Sri Lankan President Maithripala Sirisena on March 6 declared a nationwide state of emergency for 10 days in order to curb the communal violence, a day after Buddhists and Muslims clash erupted in Kandy district of the country’s Central Province.
The clash left two persons dead and dozens of mosques, shops and houses damaged, as per reports.
According to a statement issued by Sirisena’s office reads, “The president has instructed the police to impartially, comprehensively and promptly deal with those engaged in criminal activities and those causing or attempting to cause ethnic and religious tensions, irrespective of their ethnic or religious identities and political affiliations.”
The violence erupted after the death of a Sinhalese truck driver at the hands of a mob last week. The government then sent troops and elite police commandos to Kandy to restore order and enforce the curfew, as per reports.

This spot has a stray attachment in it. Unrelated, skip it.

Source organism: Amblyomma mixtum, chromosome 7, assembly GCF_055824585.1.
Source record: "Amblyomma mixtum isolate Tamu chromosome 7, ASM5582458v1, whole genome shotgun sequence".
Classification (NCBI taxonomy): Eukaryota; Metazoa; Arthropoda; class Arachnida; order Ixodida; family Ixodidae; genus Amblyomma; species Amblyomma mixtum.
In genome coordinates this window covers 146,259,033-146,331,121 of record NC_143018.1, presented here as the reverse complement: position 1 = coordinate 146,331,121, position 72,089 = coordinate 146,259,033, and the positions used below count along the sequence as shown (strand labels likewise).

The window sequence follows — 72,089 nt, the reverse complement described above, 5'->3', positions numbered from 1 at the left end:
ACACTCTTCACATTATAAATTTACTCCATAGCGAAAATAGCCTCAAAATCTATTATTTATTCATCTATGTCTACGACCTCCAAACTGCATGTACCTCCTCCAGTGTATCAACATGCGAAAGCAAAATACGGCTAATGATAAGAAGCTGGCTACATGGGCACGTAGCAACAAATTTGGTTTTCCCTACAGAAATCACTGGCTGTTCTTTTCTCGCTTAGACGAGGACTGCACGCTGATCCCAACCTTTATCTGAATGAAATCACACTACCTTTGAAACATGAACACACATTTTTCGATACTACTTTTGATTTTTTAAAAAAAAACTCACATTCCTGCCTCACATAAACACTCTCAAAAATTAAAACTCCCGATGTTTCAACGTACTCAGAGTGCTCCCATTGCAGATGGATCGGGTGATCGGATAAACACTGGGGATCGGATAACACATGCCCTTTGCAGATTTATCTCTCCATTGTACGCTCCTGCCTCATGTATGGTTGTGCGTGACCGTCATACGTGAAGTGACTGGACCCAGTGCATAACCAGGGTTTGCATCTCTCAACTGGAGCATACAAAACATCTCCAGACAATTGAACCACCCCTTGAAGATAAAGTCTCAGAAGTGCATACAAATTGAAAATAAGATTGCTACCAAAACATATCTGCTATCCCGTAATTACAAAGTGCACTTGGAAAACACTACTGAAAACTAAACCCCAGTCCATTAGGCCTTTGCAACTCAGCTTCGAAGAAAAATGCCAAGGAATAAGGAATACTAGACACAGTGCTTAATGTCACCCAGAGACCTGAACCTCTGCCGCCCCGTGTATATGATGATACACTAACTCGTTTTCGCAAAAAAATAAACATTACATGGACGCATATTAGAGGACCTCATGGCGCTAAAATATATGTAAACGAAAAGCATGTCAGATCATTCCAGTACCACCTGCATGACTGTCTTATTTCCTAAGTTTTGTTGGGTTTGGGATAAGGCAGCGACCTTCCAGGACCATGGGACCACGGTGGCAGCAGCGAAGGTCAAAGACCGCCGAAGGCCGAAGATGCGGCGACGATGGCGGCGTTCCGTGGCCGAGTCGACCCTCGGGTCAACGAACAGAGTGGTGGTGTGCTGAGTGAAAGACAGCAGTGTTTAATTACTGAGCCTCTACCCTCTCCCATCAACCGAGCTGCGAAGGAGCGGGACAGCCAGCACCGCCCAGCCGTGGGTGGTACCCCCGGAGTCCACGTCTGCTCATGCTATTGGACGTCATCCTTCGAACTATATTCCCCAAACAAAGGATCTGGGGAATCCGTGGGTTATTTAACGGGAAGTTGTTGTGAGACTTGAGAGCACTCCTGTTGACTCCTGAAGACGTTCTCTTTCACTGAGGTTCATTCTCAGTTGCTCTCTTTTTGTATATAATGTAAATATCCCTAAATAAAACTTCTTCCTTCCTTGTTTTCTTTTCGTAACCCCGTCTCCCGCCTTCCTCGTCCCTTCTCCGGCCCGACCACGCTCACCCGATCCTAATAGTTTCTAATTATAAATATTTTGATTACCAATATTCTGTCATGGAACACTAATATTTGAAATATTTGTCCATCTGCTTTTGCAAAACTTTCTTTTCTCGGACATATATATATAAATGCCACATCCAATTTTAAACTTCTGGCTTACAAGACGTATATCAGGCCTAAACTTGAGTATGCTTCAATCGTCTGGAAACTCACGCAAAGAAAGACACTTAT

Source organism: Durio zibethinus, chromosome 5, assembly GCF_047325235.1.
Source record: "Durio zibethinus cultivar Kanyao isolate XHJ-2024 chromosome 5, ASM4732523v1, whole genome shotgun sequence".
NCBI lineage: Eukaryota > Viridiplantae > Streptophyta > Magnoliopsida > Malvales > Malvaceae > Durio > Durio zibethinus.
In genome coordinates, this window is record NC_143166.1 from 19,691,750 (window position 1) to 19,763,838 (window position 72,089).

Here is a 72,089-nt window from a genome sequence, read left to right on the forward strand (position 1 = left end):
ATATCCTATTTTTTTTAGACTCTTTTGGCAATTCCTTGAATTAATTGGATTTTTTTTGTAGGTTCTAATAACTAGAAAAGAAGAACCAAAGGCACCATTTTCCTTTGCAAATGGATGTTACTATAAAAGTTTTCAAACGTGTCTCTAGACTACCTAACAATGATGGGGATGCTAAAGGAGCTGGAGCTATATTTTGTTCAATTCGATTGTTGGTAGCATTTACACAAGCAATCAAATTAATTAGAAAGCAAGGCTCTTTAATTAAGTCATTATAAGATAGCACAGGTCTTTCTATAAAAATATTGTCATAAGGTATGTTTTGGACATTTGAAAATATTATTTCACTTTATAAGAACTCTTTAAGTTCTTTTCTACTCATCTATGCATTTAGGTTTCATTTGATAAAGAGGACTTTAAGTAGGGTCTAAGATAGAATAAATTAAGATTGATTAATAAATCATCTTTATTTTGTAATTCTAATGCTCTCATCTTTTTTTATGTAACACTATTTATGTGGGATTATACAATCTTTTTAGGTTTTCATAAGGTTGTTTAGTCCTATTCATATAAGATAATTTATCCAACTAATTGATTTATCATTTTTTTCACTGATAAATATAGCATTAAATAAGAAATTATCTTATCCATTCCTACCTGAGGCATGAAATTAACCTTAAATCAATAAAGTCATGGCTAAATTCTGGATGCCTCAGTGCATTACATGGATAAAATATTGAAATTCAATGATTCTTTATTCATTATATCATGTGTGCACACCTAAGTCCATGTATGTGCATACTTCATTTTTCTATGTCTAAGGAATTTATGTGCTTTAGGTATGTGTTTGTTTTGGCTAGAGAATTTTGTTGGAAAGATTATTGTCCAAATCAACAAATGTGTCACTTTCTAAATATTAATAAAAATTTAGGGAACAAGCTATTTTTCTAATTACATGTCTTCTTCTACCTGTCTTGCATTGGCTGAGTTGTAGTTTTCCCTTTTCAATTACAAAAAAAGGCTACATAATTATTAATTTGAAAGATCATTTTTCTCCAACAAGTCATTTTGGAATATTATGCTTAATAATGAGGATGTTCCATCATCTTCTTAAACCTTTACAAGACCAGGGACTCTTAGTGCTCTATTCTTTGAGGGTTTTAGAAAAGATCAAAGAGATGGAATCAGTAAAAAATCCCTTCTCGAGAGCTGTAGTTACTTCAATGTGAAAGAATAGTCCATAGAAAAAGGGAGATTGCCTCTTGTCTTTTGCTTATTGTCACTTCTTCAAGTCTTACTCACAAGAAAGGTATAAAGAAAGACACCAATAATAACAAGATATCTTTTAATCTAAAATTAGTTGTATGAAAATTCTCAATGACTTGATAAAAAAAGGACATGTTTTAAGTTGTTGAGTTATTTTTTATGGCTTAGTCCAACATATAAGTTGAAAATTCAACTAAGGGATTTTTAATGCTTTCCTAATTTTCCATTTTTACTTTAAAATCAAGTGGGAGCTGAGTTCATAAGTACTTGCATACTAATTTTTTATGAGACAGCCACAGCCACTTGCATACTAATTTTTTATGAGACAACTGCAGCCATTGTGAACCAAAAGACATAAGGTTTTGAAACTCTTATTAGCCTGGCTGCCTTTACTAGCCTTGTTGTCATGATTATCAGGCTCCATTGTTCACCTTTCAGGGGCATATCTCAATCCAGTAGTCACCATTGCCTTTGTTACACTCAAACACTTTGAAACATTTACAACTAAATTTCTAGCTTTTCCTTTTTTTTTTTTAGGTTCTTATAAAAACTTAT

The tension between Sinhalese and Muslims is not uncommon in the country and has been going on for past few years with some Buddhist hardliners accusing Muslims of forcing people to convert to Islam and vandalising Buddhist archaeological sites, as per reports.
It is to note that Muslims in Sri Lanka comprise 9 percent, Buddhists comprise 70 percent and ethnic Tamils comprise 13 percent of the total population.